How eating too much rice raises global mortality
*Low levels of arsenic in grains can increase risk of dying from heart disease, cancer, liver disease, study warns
Scientists have found that eating a lot of rice increases the risk of dying from heart disease due to the naturally occurring arsenic in the crop.
Rice is the most widely consumed staple food source for a large part of the world’s population. It has now been confirmed that rice can contribute to prolonged low-level arsenic exposure leading to thousands of avoidable premature deaths per year.
Arsenic is well known acute poison, but it can also contribute to health problems, including cancers and cardiovascular diseases, if consumed at even relatively low concentrations over an extended period of time.
Compared to other staple foods, rice tends to concentrate inorganic arsenic. Across the globe, over three billion people consume rice as their major staple and the inorganic arsenic in that some to give rise to over 50,000 avoidable premature deaths per year has estimated rice.
Meanwhile, a study found Britons in the top 25 per cent of rice consumption are at six per cent increased risk of dying from cardiovascular disease than the bottom quarter.
The chemical gathers naturally in the crop and has repeatedly been linked to illness, dietary-related cancers and liver disease. In serious cases, it can result in death.
A collaborating group of cross-Manchester researchers from The University of Manchester and The University of Salford have published new research exploring the relationship, in England and Wales, between the consumption of rice and cardiovascular diseases caused by arsenic exposure.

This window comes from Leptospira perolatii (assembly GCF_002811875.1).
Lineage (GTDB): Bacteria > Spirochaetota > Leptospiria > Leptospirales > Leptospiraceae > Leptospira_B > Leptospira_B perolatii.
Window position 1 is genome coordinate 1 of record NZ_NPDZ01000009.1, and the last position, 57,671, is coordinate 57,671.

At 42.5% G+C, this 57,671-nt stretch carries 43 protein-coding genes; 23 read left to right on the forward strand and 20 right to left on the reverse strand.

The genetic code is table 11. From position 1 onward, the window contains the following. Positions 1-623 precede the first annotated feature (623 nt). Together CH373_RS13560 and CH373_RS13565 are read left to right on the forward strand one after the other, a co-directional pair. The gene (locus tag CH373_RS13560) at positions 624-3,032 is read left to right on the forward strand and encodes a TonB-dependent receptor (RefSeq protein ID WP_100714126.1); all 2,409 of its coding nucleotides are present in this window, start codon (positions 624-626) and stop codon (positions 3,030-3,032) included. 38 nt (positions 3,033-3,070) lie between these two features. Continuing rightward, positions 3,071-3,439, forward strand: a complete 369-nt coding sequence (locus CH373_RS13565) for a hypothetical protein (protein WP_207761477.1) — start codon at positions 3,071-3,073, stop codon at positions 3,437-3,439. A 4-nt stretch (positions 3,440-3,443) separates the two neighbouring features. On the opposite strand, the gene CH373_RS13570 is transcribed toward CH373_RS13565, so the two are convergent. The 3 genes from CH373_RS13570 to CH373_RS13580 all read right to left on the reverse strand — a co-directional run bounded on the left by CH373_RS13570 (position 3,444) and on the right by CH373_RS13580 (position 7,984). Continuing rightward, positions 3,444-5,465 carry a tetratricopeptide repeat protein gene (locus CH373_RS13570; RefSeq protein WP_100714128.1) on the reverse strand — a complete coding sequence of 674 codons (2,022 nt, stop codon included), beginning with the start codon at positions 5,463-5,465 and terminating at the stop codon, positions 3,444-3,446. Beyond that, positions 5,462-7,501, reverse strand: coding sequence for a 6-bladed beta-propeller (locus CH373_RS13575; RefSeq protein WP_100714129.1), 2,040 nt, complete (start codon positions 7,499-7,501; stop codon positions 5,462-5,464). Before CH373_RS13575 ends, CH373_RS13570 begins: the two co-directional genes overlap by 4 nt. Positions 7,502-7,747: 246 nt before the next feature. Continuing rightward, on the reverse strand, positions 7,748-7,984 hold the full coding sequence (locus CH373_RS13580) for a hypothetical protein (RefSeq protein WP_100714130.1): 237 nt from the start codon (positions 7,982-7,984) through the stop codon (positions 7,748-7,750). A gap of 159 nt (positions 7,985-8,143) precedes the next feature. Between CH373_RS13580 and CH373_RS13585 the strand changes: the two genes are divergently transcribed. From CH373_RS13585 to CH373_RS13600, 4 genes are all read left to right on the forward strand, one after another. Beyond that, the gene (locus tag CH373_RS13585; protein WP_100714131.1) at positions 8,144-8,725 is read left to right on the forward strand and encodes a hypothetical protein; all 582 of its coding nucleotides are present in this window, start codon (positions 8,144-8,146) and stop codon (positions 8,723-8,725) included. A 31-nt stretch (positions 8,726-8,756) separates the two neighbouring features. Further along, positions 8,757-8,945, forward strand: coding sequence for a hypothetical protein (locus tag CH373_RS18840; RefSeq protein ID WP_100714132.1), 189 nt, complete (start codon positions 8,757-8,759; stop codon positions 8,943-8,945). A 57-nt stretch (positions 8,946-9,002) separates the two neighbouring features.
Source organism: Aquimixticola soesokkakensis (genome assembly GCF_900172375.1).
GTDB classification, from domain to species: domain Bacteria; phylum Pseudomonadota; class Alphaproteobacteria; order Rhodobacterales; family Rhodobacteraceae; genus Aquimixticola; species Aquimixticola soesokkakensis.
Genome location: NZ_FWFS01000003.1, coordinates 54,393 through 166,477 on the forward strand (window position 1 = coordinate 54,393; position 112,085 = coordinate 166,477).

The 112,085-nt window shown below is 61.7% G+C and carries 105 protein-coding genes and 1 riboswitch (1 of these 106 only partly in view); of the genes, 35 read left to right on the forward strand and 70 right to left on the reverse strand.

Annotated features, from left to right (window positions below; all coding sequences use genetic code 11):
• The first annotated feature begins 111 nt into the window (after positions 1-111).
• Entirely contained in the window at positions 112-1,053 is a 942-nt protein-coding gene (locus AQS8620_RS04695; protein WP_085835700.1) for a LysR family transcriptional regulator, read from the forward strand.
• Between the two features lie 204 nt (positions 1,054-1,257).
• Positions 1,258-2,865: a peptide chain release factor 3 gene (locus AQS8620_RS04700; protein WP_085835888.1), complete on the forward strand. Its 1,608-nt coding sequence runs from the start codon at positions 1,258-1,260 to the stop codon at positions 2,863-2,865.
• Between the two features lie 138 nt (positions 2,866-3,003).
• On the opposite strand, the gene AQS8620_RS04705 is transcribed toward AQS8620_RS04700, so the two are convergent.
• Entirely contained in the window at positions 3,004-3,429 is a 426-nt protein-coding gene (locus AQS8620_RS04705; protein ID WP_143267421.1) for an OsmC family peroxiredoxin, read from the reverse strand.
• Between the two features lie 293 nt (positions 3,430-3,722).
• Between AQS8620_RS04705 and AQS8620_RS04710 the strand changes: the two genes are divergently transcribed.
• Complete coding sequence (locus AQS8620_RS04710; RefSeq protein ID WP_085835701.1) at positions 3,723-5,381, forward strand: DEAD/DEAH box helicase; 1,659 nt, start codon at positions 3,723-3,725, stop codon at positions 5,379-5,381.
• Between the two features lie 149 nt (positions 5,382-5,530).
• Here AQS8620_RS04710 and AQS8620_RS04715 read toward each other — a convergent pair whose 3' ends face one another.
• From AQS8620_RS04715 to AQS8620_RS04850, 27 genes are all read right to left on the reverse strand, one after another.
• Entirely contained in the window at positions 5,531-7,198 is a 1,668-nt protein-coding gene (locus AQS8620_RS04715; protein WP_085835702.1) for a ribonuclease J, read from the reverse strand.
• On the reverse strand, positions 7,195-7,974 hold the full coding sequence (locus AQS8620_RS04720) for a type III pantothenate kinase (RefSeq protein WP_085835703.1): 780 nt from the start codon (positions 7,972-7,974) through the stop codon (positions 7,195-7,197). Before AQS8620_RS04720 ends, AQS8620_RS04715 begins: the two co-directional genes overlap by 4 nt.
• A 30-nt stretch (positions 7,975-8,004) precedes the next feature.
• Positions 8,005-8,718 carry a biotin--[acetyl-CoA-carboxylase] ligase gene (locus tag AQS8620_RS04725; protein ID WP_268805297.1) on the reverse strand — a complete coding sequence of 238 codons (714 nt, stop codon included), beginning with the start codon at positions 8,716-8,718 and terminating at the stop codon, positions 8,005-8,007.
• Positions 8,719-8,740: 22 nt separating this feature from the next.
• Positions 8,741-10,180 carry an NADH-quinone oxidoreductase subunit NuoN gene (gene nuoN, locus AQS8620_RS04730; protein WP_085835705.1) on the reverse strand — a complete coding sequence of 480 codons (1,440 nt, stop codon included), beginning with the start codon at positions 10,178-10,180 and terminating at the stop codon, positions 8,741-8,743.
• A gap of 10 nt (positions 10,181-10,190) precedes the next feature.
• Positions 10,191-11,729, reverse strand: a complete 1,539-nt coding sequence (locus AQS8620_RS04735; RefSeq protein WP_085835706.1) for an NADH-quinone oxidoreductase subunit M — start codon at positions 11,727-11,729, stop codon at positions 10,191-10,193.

Their findings, published in the journal Science of the Total Environment, showed that once corrected for the major factors known to contribute to cardiovascular disease (for example obesity, smoking, age, lack of income, lack of education) there is a significant association between elevated cardiovascular mortality, recorded at a local authority level, and the consumption of inorganic arsenic bearing rice.
Prof. David Polya from The University of Manchester said: “The type of study undertaken, an ecological study, has many limitations, but is a relatively inexpensive way of determining if there is plausible link between increased consumption of inorganic arsenic bearing rice and increased risk of cardiovascular disease.
“The modelled increased risk is around six per cent (with a confidence interval for this figure of two per cent to 11 per cent). The increased risk modelled might also reflect in part a combination of the susceptibility, behaviours and treatment of those communities in England and Wales with relatively high rice diets.”
While more robust types of study are required to confirm the result, given many of the beneficial effects otherwise of eating rice due to its high fibre content, the research team suggest that rather than avoid eating rice, people could consume rice varieties, such as basmati, and different types like polished rice (rather whole grain rice) which are known to typically have lower inorganic arsenic contents. Other positive behaviours would be to eat a balanced variety of staples, not just predominately rice.
Arsenic occurs naturally in the soil and is increased in locations that have used arsenic-based herbicides or water laced with the toxin for irrigation purposes.